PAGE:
Drawing from her background in advertising and her own personal experiences, she infused the essence of Filipino culture into every aspect of Dear Flor’s brand identity, from its name to its product offerings.  
“Flor,” a relatively common name for women in the Philippines, pays homage to her family’s roots and the cherished memories of her mother’s older sister, Ate Floring. With each letter penned to her beloved aunt, Reid’s mother shared intimate details of their lives, weaving together familial connection and nostalgia. The choice of “Dear Flor” for the company’s name reflects a heartfelt greeting and an invitation to share in the warmth and familiarity of the culture.
via Lisa Reid
According to Reid, California, with its largest Filipino population in the U.S., became a natural choice for launching their brand. The state’s mature and highly competitive cannabis market provides an opportunity to establish and thrive, with success in the state serving as a strong foundation for expansion into other markets.
But before the Reids launched their product, they went through a series of sampling events last year. One took place at Kapwa Gardens in San Francisco during their April 20 event, a date that has become known as the official stoner holiday, when marijuana smokers celebrate their love of bud.
“The reception from Filipinos and non-Filipinos was honestly a resounding success. They loved the ube. They loved the calamansi. They’re like, “When are you selling this?” and I’m like, ‘We’re trying to get it to market like be patient,’” Reid recalls. 
This year, Dear Flor was invited back to officially sell their products at the 4/20 Baked! event. 
“I had never seen Filipino-flavored cannabis gummies until learning about Dear Flor,” Marissa Macayan, the general manager of Kapwa Gardens, tells NextShark. “Dear Flor is promoting Filipino flavors in a space that has become overrun by white cis-males. To encounter a Filipino brand who’s emerging in this scene is refreshing and inspiring… Something I feel like I could enjoy with friends for a little trip with flavors from the Motherland.”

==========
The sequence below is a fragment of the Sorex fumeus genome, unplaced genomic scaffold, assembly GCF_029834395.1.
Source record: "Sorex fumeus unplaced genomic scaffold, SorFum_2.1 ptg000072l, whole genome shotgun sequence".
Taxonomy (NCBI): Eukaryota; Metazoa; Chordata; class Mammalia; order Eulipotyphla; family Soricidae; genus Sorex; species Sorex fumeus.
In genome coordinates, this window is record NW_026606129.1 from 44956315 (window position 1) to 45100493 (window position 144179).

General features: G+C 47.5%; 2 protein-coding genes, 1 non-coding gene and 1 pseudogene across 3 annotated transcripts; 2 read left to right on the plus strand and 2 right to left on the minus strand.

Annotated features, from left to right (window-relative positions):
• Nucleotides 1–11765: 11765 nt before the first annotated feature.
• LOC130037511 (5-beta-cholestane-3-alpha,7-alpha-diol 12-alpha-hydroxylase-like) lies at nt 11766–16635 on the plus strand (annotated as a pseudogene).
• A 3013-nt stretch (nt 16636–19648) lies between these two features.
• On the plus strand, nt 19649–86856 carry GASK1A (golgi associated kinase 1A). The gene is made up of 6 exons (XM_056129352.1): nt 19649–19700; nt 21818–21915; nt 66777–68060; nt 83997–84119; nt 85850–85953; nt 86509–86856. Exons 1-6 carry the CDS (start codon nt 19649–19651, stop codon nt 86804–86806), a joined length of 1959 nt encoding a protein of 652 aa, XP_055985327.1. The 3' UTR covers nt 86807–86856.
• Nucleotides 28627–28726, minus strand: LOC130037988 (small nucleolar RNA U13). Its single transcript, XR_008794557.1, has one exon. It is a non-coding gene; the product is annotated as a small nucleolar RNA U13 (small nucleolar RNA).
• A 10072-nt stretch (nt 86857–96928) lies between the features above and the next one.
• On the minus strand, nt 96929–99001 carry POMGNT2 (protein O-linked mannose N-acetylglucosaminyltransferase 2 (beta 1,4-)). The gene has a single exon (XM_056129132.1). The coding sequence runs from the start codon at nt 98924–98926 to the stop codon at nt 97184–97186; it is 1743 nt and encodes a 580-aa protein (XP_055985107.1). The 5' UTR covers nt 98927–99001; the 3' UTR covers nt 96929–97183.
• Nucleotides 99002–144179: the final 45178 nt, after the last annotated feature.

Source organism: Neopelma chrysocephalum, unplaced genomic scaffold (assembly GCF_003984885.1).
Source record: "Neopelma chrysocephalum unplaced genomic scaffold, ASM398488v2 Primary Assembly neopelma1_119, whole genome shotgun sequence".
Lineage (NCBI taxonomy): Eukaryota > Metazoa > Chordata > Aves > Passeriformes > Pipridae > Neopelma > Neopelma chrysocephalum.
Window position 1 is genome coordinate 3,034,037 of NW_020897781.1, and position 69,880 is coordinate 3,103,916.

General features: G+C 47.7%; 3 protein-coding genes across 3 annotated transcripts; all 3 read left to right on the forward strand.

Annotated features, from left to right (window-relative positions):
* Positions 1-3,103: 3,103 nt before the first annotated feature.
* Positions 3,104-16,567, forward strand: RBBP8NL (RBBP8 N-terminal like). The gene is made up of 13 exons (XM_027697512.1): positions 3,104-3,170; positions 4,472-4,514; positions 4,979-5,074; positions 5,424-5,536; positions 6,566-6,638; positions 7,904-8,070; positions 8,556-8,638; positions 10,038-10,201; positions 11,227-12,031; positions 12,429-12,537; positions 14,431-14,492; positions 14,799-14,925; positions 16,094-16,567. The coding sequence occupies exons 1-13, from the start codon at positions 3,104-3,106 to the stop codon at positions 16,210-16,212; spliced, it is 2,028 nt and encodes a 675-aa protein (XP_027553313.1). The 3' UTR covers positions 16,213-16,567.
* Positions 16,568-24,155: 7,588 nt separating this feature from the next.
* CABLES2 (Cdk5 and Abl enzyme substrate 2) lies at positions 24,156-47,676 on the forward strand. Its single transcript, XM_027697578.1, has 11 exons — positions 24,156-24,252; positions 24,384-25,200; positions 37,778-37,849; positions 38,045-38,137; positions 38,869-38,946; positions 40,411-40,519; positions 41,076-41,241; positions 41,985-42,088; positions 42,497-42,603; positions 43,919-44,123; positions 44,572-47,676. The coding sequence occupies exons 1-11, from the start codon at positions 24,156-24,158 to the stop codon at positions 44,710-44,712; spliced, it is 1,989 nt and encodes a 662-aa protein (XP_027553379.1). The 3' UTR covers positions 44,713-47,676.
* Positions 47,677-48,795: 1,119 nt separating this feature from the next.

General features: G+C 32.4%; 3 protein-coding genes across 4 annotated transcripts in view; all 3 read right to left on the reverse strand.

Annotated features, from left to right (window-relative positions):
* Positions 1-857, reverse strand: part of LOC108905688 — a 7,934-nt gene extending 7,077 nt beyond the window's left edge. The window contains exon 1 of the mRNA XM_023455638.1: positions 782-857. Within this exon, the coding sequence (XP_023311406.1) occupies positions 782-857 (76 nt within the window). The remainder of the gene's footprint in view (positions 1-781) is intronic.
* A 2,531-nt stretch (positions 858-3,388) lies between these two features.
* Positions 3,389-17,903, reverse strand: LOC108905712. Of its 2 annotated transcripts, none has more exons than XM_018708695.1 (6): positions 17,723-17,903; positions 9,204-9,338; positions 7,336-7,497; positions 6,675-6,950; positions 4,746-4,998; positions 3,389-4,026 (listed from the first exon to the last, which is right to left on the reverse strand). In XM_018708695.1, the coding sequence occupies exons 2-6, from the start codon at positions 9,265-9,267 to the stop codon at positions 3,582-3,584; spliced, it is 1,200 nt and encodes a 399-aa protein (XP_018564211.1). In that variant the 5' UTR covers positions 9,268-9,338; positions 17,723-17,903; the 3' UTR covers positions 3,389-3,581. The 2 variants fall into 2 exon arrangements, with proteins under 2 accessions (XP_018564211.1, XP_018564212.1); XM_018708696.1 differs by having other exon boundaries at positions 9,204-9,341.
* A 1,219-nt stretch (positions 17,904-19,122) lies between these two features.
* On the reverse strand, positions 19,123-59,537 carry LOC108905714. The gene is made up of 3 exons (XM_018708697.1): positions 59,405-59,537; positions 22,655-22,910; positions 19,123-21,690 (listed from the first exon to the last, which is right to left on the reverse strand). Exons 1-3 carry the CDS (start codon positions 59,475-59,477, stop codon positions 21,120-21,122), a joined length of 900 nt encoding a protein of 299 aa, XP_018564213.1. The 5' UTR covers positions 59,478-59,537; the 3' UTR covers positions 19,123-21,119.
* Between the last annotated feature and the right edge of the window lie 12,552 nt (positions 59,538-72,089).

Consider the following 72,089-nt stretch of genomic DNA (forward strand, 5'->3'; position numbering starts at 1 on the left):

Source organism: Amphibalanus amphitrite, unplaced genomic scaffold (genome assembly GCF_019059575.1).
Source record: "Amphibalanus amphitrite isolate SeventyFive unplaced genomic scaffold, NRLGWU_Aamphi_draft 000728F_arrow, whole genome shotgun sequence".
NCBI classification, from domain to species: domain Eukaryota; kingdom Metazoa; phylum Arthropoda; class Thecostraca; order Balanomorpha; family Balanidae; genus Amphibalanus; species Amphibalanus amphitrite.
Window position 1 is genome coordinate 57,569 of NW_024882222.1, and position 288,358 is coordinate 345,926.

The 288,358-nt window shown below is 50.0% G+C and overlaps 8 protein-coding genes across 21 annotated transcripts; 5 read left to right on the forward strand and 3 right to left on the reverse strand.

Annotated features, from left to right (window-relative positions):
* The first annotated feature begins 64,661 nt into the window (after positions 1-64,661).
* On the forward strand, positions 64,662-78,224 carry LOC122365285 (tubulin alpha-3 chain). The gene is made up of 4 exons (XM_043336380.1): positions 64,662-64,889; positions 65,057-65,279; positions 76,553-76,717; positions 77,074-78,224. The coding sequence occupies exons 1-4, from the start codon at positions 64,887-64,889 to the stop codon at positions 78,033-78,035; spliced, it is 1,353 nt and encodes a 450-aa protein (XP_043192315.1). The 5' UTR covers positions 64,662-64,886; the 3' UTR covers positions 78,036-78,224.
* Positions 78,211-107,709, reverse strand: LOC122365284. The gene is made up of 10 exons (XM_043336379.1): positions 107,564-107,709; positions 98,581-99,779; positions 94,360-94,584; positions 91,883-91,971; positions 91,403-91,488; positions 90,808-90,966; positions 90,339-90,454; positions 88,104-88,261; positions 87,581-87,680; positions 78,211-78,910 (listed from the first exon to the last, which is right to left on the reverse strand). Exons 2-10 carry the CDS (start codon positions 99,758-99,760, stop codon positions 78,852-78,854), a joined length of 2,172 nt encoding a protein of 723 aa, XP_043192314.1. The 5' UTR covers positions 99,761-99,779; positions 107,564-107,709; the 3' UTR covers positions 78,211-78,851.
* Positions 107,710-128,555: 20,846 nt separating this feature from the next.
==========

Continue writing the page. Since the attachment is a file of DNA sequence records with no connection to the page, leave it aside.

via Lisa Reid
Macayan, who partners with BIPOC creatives to uplift marginalized communities, believes women like Reid are leading discussions on re-indigenizing plant medicine and promoting self-care. While the thought of consuming cannabis is often associated with its psychoactive effects, cannabis contains various chemical compounds known as cannabinoids, each with unique effects on the body and mind. Two of the most well-known cannabinoids are THC (tetrahydrocannabinol) and CBD (cannabidiol). As opposed to THC, CBD is non-psychoactive and is known for its potential therapeutic effects, including anxiety reduction, pain management and anti-inflammatory properties. 
Navigating stigma and changing perceptions in the Filipino community
Reid’s 76-year-old mother, Editha Malabanan Angulo, who initially had reservations about the idea of her daughter selling weed, eventually became supportive of the business venture. 
“I was a nurse, and I’m married to a physician, so of course when they were growing up, marijuana was a no no,” Angulo shares, “but the times are different now. It’s legal in different states. It’s the trend. I’m a devoted Catholic. I’m a very conservative mother. My husband and I were really against marijuana, but with this modern time, oh my gosh, cannabis is everywhere.”
When Reid told her mother about the cannabis business and its connection to Filipino culture, Angulo was happy to see her daughter’s passion in spreading Filipino flavors to the world.
“We had this Filipino American gathering here in West Virginia, and she wanted to go and talk with my friends,” Angulo says. “But you know how the Filipinos are. When they hear marijuana… Oh my gosh. But my friends, they really love it. With our age — senior citizens — our problem is getting good sleep or we have back problems.” 
Despite her initial reluctance, Angulo tried the ube-flavored gummy and found that it helped improve her sleep without causing a “high.” She now uses it occasionally to address sleep issues, experiencing positive results without feeling groggy the next day.